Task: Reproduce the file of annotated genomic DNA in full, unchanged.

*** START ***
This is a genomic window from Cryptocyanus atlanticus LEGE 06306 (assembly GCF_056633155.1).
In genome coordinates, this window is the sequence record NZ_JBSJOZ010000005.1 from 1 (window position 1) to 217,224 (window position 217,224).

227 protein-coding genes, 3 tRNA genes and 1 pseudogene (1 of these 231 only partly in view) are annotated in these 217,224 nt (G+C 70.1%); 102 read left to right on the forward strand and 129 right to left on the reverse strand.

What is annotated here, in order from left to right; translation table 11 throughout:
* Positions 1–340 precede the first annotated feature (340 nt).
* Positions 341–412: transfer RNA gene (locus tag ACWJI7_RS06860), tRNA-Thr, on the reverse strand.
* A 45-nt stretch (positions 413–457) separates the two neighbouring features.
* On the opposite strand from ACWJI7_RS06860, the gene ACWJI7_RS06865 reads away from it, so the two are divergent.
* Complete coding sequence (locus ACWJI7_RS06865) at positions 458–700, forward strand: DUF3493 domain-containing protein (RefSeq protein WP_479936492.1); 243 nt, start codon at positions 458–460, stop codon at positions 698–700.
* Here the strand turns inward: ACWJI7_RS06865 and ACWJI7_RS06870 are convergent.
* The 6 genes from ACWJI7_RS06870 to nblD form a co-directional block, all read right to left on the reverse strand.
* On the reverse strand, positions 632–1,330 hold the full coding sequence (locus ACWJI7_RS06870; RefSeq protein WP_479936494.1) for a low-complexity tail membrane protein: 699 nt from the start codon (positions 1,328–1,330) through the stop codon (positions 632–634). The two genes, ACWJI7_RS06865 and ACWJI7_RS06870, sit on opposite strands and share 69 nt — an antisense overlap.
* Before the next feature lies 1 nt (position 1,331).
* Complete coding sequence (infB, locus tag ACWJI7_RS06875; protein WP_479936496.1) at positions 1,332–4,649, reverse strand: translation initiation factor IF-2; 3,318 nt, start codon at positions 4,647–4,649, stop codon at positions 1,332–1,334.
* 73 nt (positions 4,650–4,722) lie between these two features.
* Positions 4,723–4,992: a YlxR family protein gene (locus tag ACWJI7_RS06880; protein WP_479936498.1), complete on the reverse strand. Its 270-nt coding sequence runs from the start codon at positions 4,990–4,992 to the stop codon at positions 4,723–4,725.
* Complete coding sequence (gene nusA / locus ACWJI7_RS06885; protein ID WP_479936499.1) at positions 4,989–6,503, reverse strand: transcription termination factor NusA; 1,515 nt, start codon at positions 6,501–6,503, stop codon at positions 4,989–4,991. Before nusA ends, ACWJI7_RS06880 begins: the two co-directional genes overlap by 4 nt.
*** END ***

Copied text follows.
This is a genomic window from Cryptocyanus atlanticus LEGE 06306 (assembly GCF_056633155.1).
In genome coordinates, this window is the sequence record NZ_JBSJOZ010000005.1 from 1 (window position 1) to 217,224 (window position 217,224).

227 protein-coding genes, 3 tRNA genes and 1 pseudogene (1 of these 231 only partly in view) are annotated in these 217,224 nt (G+C 70.1%); 102 read left to right on the forward strand and 129 right to left on the reverse strand.

What is annotated here, in order from left to right; translation table 11 throughout:
* Positions 1–340 precede the first annotated feature (340 nt).
* Positions 341–412: transfer RNA gene (locus tag ACWJI7_RS06860), tRNA-Thr, on the reverse strand.
* A 45-nt stretch (positions 413–457) separates the two neighbouring features.
* On the opposite strand from ACWJI7_RS06860, the gene ACWJI7_RS06865 reads away from it, so the two are divergent.
* Complete coding sequence (locus ACWJI7_RS06865) at positions 458–700, forward strand: DUF3493 domain-containing protein (RefSeq protein WP_479936492.1); 243 nt, start codon at positions 458–460, stop codon at positions 698–700.
* Here the strand turns inward: ACWJI7_RS06865 and ACWJI7_RS06870 are convergent.
* The 6 genes from ACWJI7_RS06870 to nblD form a co-directional block, all read right to left on the reverse strand.
* On the reverse strand, positions 632–1,330 hold the full coding sequence (locus ACWJI7_RS06870; RefSeq protein WP_479936494.1) for a low-complexity tail membrane protein: 699 nt from the start codon (positions 1,328–1,330) through the stop codon (positions 632–634). The two genes, ACWJI7_RS06865 and ACWJI7_RS06870, sit on opposite strands and share 69 nt — an antisense overlap.
* Before the next feature lies 1 nt (position 1,331).
* Complete coding sequence (infB, locus tag ACWJI7_RS06875; protein WP_479936496.1) at positions 1,332–4,649, reverse strand: translation initiation factor IF-2; 3,318 nt, start codon at positions 4,647–4,649, stop codon at positions 1,332–1,334.
* 73 nt (positions 4,650–4,722) lie between these two features.
* Positions 4,723–4,992: a YlxR family protein gene (locus tag ACWJI7_RS06880; protein WP_479936498.1), complete on the reverse strand. Its 270-nt coding sequence runs from the start codon at positions 4,990–4,992 to the stop codon at positions 4,723–4,725.
* Complete coding sequence (gene nusA / locus ACWJI7_RS06885; protein ID WP_479936499.1) at positions 4,989–6,503, reverse strand: transcription termination factor NusA; 1,515 nt, start codon at positions 6,501–6,503, stop codon at positions 4,989–4,991. Before nusA ends, ACWJI7_RS06880 begins: the two co-directional genes overlap by 4 nt.